Adventure Guide to the Chain of Lakes: Michigan’s Best Kept Secret

In general, people head straight for Traverse City and the Sleeping Bear Dunes for those classic Northern Michigan vibes, but less than thirty minutes north lies the Chain of Lakes. This waterway and surrounding area offers varied playground, ranging from secluded rivers and sedge meadows in the north to the tropical-like waters of Torch Lake. From Bellaire to Elk Rapids, the Chain of Lakes is a quieter alternative to the metropolis of Traverse City.

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Sunset over Torch Lake from Alden

Alden

Hidden on the south side of Torch Lake, Alden is your perfect small lake town, with Higgins Store Ice Cream, public access to Torch Lake, and the little Alden light house. My favorite public access sites are down North Lake Street, where you can take a dip in Torch and walk as many as a hundred yards out into the lake. One of the access sites has a spit with a bench at its tip and is a prime stargazing and northern lights hunting spot.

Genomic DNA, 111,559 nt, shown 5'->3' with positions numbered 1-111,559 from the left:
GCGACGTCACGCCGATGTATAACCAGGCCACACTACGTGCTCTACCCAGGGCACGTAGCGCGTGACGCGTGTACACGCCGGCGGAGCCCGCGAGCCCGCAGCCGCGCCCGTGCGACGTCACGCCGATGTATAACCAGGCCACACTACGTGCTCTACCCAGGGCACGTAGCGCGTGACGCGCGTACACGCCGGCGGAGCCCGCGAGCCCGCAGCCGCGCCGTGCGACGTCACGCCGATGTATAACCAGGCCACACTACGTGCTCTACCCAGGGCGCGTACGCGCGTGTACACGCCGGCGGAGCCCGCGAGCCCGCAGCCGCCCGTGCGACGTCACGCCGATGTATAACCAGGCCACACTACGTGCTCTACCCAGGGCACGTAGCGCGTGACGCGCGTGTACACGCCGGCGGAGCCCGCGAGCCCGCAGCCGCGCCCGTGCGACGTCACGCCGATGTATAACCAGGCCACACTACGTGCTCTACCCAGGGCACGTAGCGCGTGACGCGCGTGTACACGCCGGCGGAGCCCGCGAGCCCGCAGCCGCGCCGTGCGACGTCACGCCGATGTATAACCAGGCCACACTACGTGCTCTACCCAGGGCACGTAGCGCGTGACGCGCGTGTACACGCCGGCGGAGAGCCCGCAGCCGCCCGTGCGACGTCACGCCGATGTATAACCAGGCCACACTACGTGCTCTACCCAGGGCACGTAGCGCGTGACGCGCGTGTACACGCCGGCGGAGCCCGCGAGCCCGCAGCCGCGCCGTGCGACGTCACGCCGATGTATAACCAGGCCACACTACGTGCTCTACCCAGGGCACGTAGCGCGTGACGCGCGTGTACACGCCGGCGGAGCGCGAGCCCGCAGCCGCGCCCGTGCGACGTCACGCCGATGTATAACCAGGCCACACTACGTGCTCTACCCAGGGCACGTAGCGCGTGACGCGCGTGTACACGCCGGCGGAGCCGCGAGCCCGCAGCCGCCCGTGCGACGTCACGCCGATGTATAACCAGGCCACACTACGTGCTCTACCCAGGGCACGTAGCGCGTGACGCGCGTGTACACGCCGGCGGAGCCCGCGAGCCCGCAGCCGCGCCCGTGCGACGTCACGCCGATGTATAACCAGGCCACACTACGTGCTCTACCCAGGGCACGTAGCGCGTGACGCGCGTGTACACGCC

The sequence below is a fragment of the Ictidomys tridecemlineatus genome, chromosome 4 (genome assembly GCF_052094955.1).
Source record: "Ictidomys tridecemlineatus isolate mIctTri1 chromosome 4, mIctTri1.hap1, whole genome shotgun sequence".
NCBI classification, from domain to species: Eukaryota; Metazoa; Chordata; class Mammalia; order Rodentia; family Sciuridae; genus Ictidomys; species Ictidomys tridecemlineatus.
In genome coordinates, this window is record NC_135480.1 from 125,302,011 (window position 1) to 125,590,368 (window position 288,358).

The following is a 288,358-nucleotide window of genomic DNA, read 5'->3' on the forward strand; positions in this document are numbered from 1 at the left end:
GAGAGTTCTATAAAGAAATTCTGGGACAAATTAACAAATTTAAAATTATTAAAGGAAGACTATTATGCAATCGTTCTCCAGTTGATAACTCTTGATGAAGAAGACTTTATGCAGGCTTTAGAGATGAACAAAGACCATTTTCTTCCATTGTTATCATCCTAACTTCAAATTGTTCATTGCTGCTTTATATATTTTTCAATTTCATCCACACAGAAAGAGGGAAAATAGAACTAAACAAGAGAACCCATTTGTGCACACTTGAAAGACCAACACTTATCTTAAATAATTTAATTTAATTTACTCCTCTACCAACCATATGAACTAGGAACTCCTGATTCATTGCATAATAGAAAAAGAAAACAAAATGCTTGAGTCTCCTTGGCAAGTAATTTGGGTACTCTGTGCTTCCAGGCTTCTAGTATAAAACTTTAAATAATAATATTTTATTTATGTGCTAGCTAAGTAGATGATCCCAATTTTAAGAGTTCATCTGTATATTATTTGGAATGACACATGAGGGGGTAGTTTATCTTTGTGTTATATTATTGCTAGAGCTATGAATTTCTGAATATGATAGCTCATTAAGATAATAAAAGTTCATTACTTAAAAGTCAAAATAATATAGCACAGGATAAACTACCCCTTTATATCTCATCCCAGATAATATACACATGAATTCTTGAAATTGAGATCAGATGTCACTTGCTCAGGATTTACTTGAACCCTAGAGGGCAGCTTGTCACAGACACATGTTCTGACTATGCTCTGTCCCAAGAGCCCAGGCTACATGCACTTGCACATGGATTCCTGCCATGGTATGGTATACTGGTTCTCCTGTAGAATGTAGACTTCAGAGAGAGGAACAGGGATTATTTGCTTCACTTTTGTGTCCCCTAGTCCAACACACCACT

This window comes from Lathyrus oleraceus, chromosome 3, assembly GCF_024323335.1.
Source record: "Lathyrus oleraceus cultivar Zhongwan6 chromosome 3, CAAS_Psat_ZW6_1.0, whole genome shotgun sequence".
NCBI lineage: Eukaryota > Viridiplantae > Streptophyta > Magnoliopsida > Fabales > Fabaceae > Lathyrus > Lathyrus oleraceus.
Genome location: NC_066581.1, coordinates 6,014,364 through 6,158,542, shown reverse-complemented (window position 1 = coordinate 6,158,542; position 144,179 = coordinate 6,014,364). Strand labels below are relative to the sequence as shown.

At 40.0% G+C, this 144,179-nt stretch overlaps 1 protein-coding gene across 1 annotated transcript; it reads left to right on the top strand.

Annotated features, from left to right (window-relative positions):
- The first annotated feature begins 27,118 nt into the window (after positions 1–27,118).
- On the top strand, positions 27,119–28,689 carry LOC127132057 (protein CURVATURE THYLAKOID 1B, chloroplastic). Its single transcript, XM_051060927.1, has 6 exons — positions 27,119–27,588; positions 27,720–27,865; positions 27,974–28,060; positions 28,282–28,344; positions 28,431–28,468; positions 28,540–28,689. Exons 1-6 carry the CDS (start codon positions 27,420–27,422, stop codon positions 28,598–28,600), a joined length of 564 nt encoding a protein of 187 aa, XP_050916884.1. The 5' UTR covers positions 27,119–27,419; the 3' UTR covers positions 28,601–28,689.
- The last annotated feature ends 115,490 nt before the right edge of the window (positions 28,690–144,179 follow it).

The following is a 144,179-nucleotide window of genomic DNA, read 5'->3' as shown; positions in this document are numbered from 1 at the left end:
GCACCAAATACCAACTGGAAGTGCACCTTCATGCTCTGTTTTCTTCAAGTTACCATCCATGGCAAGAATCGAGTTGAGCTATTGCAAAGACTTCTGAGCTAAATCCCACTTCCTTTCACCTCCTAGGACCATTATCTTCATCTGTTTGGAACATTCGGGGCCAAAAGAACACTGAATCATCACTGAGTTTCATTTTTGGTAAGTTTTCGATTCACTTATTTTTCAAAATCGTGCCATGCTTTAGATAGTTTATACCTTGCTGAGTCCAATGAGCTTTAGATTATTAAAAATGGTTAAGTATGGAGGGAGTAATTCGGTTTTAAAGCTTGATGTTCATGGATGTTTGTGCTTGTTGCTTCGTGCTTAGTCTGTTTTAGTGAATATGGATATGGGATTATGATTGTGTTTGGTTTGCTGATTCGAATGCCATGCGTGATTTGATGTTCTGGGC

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The Torch Lake sandbar

Torch River

The tiny town of Torch River is the closest public access site to the infamous Torch Lake sandbar. In the heat of summer, hundreds of motors boats collect in the turquoise water of Torch. At the Sandbar, water ranges from three feet deep to three inches.

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A windy day near Torch River

Nearby, the Torch Rivera offers a stellar array of food, including breakfast, and the Torch River itself acts as the connection between Torch Lake and Lake Skegemog.

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Lake Bellaire

Bellaire

On the shores of Lake Bellaire at the northern side of the Chain of Lakes is Short’s Brewery, a bucket list stop in Northern Michigan. My Short’s short-list includes the brews Soft Parade, Local Light, and Bellaire Brown. If wine is more your jam, visit Hello Vino across the street for stellar service, a beautiful selection of wine and cheese, and newly introduced cocktails. The local Beewell Meadery is another hot stop on your Bellaire booze cruise, with its inviting and bee-themed interior.